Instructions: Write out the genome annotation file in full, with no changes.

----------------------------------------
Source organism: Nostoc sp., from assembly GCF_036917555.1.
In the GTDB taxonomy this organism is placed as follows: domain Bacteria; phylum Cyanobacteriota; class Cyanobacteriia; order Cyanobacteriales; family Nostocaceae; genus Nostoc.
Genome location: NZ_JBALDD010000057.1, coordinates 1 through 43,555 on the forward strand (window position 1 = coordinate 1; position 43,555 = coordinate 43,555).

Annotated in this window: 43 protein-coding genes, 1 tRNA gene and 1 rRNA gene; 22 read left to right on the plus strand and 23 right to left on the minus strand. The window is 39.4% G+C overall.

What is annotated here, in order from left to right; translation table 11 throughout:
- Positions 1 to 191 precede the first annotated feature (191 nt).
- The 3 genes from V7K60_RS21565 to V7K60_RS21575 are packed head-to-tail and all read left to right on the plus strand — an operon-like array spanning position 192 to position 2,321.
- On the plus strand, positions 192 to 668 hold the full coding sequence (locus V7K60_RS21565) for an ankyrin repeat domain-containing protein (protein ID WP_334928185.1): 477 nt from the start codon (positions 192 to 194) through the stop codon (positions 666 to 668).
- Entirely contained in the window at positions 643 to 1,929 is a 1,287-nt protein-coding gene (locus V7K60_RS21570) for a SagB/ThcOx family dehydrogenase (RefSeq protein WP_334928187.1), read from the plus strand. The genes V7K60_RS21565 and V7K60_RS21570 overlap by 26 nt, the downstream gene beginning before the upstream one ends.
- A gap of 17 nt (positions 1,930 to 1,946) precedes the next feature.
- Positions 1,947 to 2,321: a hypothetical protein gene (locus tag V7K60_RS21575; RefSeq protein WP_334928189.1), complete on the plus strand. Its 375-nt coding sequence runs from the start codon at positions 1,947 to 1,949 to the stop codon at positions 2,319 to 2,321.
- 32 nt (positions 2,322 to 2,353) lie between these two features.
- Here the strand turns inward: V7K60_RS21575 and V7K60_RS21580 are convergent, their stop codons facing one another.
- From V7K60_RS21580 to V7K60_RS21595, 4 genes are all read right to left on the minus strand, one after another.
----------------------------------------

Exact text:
Source organism: Nostoc sp., from assembly GCF_036917555.1.
In the GTDB taxonomy this organism is placed as follows: domain Bacteria; phylum Cyanobacteriota; class Cyanobacteriia; order Cyanobacteriales; family Nostocaceae; genus Nostoc.
Genome location: NZ_JBALDD010000057.1, coordinates 1 through 43,555 on the forward strand (window position 1 = coordinate 1; position 43,555 = coordinate 43,555).

Annotated in this window: 43 protein-coding genes, 1 tRNA gene and 1 rRNA gene; 22 read left to right on the plus strand and 23 right to left on the minus strand. The window is 39.4% G+C overall.

What is annotated here, in order from left to right; translation table 11 throughout:
- Positions 1 to 191 precede the first annotated feature (191 nt).
- The 3 genes from V7K60_RS21565 to V7K60_RS21575 are packed head-to-tail and all read left to right on the plus strand — an operon-like array spanning position 192 to position 2,321.
- On the plus strand, positions 192 to 668 hold the full coding sequence (locus V7K60_RS21565) for an ankyrin repeat domain-containing protein (protein ID WP_334928185.1): 477 nt from the start codon (positions 192 to 194) through the stop codon (positions 666 to 668).
- Entirely contained in the window at positions 643 to 1,929 is a 1,287-nt protein-coding gene (locus V7K60_RS21570) for a SagB/ThcOx family dehydrogenase (RefSeq protein WP_334928187.1), read from the plus strand. The genes V7K60_RS21565 and V7K60_RS21570 overlap by 26 nt, the downstream gene beginning before the upstream one ends.
- A gap of 17 nt (positions 1,930 to 1,946) precedes the next feature.
- Positions 1,947 to 2,321: a hypothetical protein gene (locus tag V7K60_RS21575; RefSeq protein WP_334928189.1), complete on the plus strand. Its 375-nt coding sequence runs from the start codon at positions 1,947 to 1,949 to the stop codon at positions 2,319 to 2,321.
- 32 nt (positions 2,322 to 2,353) lie between these two features.
- Here the strand turns inward: V7K60_RS21575 and V7K60_RS21580 are convergent, their stop codons facing one another.
- From V7K60_RS21580 to V7K60_RS21595, 4 genes are all read right to left on the minus strand, one after another.